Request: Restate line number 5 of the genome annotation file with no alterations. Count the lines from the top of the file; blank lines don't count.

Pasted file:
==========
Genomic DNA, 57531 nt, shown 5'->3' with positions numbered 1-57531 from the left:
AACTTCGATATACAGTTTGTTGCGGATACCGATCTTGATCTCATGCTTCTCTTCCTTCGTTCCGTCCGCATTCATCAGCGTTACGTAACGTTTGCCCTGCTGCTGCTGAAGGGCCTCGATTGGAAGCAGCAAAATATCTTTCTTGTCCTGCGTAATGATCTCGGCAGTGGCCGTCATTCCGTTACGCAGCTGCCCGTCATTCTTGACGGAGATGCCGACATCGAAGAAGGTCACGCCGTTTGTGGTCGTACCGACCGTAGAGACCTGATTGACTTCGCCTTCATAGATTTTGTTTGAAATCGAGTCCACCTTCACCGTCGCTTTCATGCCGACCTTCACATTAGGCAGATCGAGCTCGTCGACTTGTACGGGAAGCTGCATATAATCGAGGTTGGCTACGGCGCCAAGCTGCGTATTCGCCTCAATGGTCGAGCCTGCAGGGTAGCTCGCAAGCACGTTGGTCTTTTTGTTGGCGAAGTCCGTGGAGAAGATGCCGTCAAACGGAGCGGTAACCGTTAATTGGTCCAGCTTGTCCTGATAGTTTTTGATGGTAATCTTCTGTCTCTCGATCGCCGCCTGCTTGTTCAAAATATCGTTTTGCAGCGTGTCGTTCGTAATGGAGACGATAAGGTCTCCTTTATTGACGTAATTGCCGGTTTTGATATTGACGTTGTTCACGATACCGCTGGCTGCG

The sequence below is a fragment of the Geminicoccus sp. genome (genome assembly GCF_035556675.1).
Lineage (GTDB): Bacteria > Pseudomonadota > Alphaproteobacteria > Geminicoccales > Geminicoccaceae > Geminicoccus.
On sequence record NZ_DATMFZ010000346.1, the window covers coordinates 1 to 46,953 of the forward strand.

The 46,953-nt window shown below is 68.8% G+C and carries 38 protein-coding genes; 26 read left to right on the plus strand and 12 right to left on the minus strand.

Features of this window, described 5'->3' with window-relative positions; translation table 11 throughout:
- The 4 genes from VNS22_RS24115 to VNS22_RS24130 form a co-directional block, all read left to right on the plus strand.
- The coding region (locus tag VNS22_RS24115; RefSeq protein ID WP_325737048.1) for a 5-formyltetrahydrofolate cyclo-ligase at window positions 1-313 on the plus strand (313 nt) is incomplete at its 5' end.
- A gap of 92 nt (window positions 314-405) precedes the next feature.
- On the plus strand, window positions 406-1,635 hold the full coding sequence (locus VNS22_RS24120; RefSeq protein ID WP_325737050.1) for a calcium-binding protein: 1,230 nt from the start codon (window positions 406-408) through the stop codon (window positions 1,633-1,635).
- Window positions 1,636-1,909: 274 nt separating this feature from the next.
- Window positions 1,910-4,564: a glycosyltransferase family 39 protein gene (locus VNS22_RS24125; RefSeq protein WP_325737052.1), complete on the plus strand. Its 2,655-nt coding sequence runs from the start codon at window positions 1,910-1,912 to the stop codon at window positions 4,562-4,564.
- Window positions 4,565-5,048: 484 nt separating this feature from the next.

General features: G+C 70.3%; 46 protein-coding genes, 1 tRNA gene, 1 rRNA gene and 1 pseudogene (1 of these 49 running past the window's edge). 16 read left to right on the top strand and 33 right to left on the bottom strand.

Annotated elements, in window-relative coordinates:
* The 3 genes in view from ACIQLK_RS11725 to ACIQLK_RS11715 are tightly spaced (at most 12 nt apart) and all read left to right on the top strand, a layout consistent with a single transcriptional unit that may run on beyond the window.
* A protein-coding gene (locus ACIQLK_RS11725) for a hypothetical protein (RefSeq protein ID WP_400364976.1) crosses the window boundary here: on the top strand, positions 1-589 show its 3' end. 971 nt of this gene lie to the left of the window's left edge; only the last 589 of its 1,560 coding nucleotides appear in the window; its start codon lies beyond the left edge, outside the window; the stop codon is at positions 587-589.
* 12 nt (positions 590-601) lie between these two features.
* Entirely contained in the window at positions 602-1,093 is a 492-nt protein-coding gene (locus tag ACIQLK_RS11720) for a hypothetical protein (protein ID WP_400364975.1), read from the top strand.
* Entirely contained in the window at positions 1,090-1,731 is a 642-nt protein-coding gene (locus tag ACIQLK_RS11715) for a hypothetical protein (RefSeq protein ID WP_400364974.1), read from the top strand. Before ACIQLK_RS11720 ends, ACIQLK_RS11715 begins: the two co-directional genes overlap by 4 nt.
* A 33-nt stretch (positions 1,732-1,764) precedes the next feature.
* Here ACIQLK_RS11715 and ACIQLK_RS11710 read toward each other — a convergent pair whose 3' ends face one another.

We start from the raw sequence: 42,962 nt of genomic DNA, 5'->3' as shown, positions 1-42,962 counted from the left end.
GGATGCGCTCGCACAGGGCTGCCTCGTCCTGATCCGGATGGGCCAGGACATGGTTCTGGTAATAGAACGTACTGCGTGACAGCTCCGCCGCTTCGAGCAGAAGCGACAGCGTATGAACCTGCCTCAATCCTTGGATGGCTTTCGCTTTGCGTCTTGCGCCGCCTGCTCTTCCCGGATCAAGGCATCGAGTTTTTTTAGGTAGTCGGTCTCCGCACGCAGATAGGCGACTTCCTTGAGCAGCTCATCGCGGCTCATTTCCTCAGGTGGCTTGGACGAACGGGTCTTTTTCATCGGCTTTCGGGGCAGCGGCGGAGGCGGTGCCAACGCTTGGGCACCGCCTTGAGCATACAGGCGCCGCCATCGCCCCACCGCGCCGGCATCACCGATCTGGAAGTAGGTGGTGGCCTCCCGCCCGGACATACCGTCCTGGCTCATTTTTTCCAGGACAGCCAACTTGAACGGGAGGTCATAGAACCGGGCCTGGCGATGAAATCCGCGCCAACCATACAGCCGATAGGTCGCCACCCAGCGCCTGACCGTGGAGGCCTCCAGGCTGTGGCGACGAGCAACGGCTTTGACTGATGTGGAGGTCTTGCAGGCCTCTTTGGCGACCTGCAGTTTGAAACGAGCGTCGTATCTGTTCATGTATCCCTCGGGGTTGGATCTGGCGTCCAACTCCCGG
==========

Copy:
On sequence record NZ_DATMFZ010000346.1, the window covers coordinates 1 to 46,953 of the forward strand.